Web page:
Modern trends in taxonomy: This classification is mainly based on disciplines like cytology, genetics, physiology, biochemistry, palenthology. The impact of these disciplines on the modern taxonomy has changed the face of it from classic to modern kind. New classification claims to solve many problems created by classic kind of classification.

Utility of Systematics: It is the scientific study which deals with kinds and diversity of all organisms and the existing relationship amongst them. The knowledge of systematics plays various roles in biology which can be summarized as follows:

1. It can provide the information about plant and animal on the earth.

2. It is helpful to identify the organism whether it is harmful or beneficial for human health.

3. It is helpful in the conservation of beneficial plants and animals.

4. It helps in understanding the chain of evolution.

5. It enables us to identify the newly discovered organism.

Use of keys for identification:

A taxonomy key is a easy way to identify an organism using distinguishing characters. It helps to identify unknown organism by using such keys. It is done in following three ways.

i) by placing specimens of the species classified in museum.

ii) by publishing descriptions and illustration of the species.

iii) By construction taxonomic keys.


Binomial Nomenclature

Binomial nomenclature (called binominal nomenclature or binary nomenclature) is a formal system of naming species of living things by giving each a name composed of two parts. Such a name is called abinomial name (which may be shortened to just "binomial"), a binomen or a scientific name; more informally it is also called a Latin name. The first part of the name identifies the genus to which the species belongs; the second part identifies the species within the genus.

Rules of Binomial Nomenclature:

Because scientific names are unique species identifiers, they ensure that there is never any confusion as to which organism a scientist may be referring. Additionally, there are some important rules that must be followed to keep all binomial names standardized:

1. Each organism consists of generic name and specific name.

2. The entire two-part name must be written in italics (or underlined when handwritten).

2. The genus name is always written first and followed by specific name.

3. The genus name must be capitalized.

4. The specific epithet is never capitalized.

5. The mane of the author who first indentifie the specific must be written after specific name in short or full name.

6. The scitific name can be taken from place, personality, utility, or any other characterstics, e.g. Mangifera indica, Citrus sinensis etc.



Advantage of scientific name:

a) Scientific name are universal.

b) Each organism consists of only one scientific name but many local names.

c) Scientific name help to provide information about genus, species, family etc.

Taxonomic categories and Hierarchy

The obligate taxonomy categories as kingdom, division, class, order, family, genus, and species.

The sequence of taxonomic categories in classification is taxonomical hierarchy.

Kingdom: Plantae

Division: Angiosperm

Class: Dicotyledons

Order: rosales

Family: rosaceae

Genus: Rosa

Species: indica


Species: It is the group of individual which are similar in all aspects and interbreed freely with each other to produce fertile offsprings, e.g Brassica compestris

Genus: The group of closely related species.e.g. Brassica compestris

Family: The group of closely related genus.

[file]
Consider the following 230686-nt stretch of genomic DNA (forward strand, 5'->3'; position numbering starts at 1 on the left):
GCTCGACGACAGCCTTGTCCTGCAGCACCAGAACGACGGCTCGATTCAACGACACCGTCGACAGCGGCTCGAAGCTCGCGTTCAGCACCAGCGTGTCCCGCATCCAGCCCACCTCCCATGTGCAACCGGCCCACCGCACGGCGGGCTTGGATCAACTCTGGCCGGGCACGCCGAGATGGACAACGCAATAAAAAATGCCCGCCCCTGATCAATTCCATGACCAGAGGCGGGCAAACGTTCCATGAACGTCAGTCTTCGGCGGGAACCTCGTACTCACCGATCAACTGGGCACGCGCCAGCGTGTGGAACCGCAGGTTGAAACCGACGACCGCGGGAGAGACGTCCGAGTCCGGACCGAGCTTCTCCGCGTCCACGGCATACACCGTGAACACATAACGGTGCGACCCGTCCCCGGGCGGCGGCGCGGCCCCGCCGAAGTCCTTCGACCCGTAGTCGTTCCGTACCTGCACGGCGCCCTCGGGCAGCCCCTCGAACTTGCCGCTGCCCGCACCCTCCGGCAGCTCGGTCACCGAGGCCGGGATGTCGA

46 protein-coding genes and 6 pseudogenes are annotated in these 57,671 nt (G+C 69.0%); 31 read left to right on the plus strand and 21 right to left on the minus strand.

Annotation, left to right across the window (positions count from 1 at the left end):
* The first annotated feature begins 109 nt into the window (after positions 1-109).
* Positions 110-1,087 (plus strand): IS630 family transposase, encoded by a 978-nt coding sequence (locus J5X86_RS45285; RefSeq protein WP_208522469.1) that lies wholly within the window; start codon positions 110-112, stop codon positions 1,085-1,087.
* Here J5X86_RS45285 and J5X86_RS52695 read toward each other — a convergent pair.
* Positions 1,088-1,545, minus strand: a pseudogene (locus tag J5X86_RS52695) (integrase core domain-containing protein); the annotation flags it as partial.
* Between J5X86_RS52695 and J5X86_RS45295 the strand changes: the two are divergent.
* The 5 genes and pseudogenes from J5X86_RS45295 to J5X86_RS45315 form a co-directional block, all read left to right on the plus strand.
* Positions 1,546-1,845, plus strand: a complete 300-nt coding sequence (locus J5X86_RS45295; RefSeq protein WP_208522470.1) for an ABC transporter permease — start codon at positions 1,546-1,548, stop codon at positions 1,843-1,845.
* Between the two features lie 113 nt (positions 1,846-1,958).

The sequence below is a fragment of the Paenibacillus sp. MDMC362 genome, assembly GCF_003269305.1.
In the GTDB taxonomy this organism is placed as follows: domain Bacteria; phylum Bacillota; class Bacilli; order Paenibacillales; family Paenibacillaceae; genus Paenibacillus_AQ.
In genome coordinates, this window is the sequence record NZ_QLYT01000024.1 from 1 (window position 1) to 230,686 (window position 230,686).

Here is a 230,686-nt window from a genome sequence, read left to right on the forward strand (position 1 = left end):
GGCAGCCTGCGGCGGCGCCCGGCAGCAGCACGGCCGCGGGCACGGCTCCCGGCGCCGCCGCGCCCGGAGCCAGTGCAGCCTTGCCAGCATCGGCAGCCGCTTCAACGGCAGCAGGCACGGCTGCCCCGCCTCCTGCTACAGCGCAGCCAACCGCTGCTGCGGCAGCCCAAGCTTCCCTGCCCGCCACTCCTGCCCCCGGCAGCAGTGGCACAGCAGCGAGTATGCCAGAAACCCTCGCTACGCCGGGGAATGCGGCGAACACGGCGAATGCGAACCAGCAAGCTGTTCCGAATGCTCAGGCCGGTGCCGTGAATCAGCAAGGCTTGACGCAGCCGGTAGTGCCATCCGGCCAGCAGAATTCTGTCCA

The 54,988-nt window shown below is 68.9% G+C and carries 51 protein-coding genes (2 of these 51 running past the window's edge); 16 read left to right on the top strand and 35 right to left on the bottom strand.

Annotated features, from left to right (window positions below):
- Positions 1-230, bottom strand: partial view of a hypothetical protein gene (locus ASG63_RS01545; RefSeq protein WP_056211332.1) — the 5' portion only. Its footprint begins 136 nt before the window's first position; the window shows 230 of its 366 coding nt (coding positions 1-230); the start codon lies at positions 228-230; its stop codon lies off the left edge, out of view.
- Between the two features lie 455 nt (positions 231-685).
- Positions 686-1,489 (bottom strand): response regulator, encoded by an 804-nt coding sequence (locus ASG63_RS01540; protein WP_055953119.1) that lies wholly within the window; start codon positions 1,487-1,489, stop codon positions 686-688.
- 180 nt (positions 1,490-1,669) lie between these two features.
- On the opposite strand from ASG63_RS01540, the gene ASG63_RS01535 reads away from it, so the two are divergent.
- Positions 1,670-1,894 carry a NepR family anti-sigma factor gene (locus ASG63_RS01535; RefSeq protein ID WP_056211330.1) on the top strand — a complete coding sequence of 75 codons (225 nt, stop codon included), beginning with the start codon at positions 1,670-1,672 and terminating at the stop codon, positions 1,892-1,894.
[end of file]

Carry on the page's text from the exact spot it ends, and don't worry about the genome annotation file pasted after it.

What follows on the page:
Order: The group of closely related family, e.g. Rosales and Malaes.

Class: The proup of closely related order, e.g. Dicotyledonae.

Division: The group of closely related class, e.g. Angiosperm.

Kingdom: The group of closely related Division, e.g. Plantae.


Arrangement of taxonomic categories in their proper order on the basis of their taxonomic ranks is called Hierarchy.Biological classification, or scientific classification in biology, is a method of scientific taxonomy used to group and categorize organisms hierarchically. Rank-based systems use a fixed number of levels in the hierarchy, such as kingdom, family, genus or species. Rank less systems use an arbitrary number of levels. The groups in the classification are known as taxa (singular: taxon).




































Two kingdoms System: the two kingdom system was proposed by Carolos Linnaeus. The two kingdoms are plantae and animalia. He classified two kingdome on the basis of following characters.


Presence of cell wall.


Absence of locomotion.

 Absence of nervous system.



Absence of cell wall.


Presence of locomotion

Presence of nervous system, .e.g. higher animal, protozoa, bacteria.


Limitation of two kingdom systems.

It kept prokaryotes with eukaryotes in same kingdom.

Unicellular and multicellular were kept in same kingdom.

It kept non-photosynthetic fungi with plant.

It is unable to classify virus.

Bacteria couldn’t be classified in both kingdoms.

Lichen is duel organism which show different character kept in Plantae.

Euglena Which show both autotrophic and heterotrophic mode of nutrition, kept in both kingdoms.

Slime mould, a unicellular organism lack cell wall in vegetative stage but present in reproductive stage but kept in both kingdom.



Five kingdoms System: The five kingdom system was purposed by Robert Whitakar in 1969. He classified five kingdoms on the basis of following criteria.

a. complexity of cell: Prokaryotic or eukaryotic.

b. Complexity of organism’s Body: Unicellular or multicellular.

c. Mode of nutrition: autotrophic or heterotrophic.


The five kingdoms are

A) Monera: Unicellular, prokaryotic, e.g. Bacteria, Blue green algae.

B) Protista: Unicellular, eukaryotic, e.g. Protozoan.

C) Mycota: Multicellular, decomposer, e.g. Mushroom, Mucor.

D) Plantae: Multicellular, procedure, e.g. plant, some algae.

E) Animalia:  multicellular, consumer, e.g. animal.



Merit of FIVE kingdoms System.

It separate prokaryotics from eukaryotics and kept in monera.

It separate unicellular organism from multicellular organism and kept in monera and Protista.

It separate non-photosynthetic fungi from green plant and kept in Mycota.

Multicellular procedure were kept in plantae.

Multicellular consumer were kept in animalia.

The classification was based on phylogeny and nutrition.


Demerit of FIVE kingdoms System.

It still unable to classify the virus.

Unicellular eukaryotic organism Chlamydomnasstill kept in plantae.

Unicellular eukaryotic yeast still in Mycota.

Archaebacteria, mycoplasma which shows difference character from bacteria, kept in monera.